The Best Amateur of All-Time

The Best Amateur of All-Time

| 38 | Chess Players

Milan Vidmar (22 June 1885 – 9 October 1962) was a Slovene electrical engineer,
chess player, chess theorist, philosopher, and writer born in Ljubljana, Austria-Hungary (now Slovenia). He won renown especially in the field of electrical engineering in power transformers and transmission of electric current. He completed his studies at the Vienna Technical College and was Professor and later a Dean at the Technical Academy in Ljubljana. In 1948 he established the Institute of Electrotechnics that now bears his name.

Vidmar was a top-class chess player, probably one of the top half dozen players in the world from 1911 to 1929, all the while remaining an amateur; therefore, his chess achievements are all the more remarkable!

During his college days Vidmar received the instruction that made him a chess master.

He was not as successful in chess as the best players of his epoch like Alekhine,
Lasker, Capablanca, Rubinstein, and Nimzowitsch; nevertheless he was never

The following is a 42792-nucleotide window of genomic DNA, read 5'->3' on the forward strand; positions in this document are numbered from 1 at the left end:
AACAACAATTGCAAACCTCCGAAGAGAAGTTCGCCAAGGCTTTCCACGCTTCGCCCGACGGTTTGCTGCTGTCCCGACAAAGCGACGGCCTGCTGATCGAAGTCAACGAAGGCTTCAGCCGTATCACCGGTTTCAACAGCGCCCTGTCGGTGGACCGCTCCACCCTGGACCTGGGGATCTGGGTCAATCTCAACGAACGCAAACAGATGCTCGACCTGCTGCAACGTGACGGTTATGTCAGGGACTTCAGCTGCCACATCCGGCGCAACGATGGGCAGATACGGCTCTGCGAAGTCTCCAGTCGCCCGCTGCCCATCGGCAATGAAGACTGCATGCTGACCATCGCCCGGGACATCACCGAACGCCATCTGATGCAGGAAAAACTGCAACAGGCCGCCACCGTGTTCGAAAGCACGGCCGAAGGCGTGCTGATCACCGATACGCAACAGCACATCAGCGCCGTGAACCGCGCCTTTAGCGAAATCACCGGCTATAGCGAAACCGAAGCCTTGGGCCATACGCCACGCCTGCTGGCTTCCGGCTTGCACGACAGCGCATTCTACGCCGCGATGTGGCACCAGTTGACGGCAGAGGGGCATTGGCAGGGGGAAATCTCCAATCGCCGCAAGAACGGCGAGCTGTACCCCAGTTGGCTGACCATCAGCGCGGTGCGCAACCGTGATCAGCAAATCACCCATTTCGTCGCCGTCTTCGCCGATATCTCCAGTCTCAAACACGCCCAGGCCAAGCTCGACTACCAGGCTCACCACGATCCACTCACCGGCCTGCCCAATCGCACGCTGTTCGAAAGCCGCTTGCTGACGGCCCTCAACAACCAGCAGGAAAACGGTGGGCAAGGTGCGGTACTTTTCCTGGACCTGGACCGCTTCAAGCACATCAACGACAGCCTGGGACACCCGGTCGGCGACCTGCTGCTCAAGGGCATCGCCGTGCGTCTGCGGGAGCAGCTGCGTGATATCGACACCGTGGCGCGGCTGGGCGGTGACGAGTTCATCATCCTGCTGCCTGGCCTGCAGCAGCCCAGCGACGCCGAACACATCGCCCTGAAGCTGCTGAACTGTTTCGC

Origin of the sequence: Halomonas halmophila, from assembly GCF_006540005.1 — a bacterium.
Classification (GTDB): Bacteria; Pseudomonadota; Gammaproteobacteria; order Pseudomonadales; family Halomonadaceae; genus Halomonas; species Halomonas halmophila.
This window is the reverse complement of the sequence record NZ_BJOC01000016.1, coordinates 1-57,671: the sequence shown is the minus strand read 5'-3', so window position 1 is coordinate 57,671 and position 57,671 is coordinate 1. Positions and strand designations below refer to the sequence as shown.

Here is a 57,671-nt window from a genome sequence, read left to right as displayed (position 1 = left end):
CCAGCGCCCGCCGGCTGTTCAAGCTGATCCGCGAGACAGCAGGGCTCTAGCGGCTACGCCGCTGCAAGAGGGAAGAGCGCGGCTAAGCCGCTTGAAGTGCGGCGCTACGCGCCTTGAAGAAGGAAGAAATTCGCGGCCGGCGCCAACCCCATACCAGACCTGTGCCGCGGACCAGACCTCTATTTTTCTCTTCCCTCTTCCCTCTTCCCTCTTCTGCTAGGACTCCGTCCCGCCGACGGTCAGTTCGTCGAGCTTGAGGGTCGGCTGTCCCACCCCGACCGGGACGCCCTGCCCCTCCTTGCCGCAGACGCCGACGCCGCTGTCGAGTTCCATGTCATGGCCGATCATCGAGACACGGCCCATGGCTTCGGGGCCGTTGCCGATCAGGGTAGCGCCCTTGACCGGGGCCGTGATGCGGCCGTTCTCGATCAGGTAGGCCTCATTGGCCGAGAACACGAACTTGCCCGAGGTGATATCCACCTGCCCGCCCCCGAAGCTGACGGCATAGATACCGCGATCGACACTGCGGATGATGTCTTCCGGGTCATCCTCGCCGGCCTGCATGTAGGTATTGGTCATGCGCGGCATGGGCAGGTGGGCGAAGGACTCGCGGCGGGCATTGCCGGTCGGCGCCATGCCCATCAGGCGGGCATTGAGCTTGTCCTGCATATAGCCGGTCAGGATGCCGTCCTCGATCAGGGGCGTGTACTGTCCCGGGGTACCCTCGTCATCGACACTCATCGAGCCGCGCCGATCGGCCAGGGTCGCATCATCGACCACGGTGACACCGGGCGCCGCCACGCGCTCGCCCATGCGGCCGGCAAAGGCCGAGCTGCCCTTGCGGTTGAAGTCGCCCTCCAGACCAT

completely out of the running! With impressive regularity, he took third place even in the strongest tournaments. Those uniform results indicate that he always put all his strength into the game.

His successes include high places at some of the top chess tournaments of his time: second and third prizes with Rubinstein in San Sebastian 1911, half a point behind Capablanca, second at Mannheim 1914 behind Alekhine, first at Vienna and Berlin in 1918, third in London 1922 behind Capablanca and Alekhine, third at Semmering 1926, fourth in New York 1927 and shared fifth at Carlsbad 1929, behind Nimzowitsch, Capablanca, Spielmann and Rubinstein!

Vidmar wrote several books on chess: Half a Century at the Chessboard, Chess, Conversations on Chess with a Beginner, and The Golden Times of Chess. Besides, he was a popular and respected figure in the chess world and he became the chief referee at the Hague/Moscow 1948 Match-Tournament to select the new World Champion.

He was awarded the Grandmaster title in 1950 and he passed away in Ljubljana in

His son, Milan Vidmar Jr. was an international master of chess, in all probability the strongest chessplayer son of a legendary figure of Chess!












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